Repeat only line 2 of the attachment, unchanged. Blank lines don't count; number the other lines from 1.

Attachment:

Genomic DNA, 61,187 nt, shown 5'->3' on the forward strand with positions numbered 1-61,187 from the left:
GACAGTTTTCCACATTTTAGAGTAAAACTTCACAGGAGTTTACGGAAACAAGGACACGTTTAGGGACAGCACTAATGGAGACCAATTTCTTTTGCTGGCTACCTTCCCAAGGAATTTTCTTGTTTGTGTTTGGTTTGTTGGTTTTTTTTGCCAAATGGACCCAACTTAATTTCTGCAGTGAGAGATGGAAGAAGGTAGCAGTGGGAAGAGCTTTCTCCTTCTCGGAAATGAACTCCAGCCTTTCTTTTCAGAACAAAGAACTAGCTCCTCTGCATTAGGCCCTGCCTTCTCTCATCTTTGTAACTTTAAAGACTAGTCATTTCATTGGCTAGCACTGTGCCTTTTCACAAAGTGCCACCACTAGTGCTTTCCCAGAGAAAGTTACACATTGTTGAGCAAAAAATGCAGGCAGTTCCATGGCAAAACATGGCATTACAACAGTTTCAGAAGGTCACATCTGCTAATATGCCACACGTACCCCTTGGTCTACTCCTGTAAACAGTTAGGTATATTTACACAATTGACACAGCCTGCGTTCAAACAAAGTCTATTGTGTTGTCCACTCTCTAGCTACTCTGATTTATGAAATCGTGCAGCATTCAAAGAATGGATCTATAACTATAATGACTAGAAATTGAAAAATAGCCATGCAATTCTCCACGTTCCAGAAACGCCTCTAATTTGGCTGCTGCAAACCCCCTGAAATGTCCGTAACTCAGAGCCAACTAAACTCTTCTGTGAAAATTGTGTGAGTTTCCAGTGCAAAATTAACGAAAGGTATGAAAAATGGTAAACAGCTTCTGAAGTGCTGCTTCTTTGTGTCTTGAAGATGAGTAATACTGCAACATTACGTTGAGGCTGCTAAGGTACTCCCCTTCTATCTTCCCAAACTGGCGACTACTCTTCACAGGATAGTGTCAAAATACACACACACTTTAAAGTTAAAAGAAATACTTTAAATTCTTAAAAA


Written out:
GACAGTTTTCCACATTTTAGAGTAAAACTTCACAGGAGTTTACGGAAACAAGGACACGTTTAGGGACAGCACTAATGGAGACCAATTTCTTTTGCTGGCTACCTTCCCAAGGAATTTTCTTGTTTGTGTTTGGTTTGTTGGTTTTTTTTGCCAAATGGACCCAACTTAATTTCTGCAGTGAGAGATGGAAGAAGGTAGCAGTGGGAAGAGCTTTCTCCTTCTCGGAAATGAACTCCAGCCTTTCTTTTCAGAACAAAGAACTAGCTCCTCTGCATTAGGCCCTGCCTTCTCTCATCTTTGTAACTTTAAAGACTAGTCATTTCATTGGCTAGCACTGTGCCTTTTCACAAAGTGCCACCACTAGTGCTTTCCCAGAGAAAGTTACACATTGTTGAGCAAAAAATGCAGGCAGTTCCATGGCAAAACATGGCATTACAACAGTTTCAGAAGGTCACATCTGCTAATATGCCACACGTACCCCTTGGTCTACTCCTGTAAACAGTTAGGTATATTTACACAATTGACACAGCCTGCGTTCAAACAAAGTCTATTGTGTTGTCCACTCTCTAGCTACTCTGATTTATGAAATCGTGCAGCATTCAAAGAATGGATCTATAACTATAATGACTAGAAATTGAAAAATAGCCATGCAATTCTCCACGTTCCAGAAACGCCTCTAATTTGGCTGCTGCAAACCCCCTGAAATGTCCGTAACTCAGAGCCAACTAAACTCTTCTGTGAAAATTGTGTGAGTTTCCAGTGCAAAATTAACGAAAGGTATGAAAAATGGTAAACAGCTTCTGAAGTGCTGCTTCTTTGTGTCTTGAAGATGAGTAATACTGCAACATTACGTTGAGGCTGCTAAGGTACTCCCCTTCTATCTTCCCAAACTGGCGACTACTCTTCACAGGATAGTGTCAAAATACACACACACTTTAAAGTTAAAAGAAATACTTTAAATTCTTAAAAA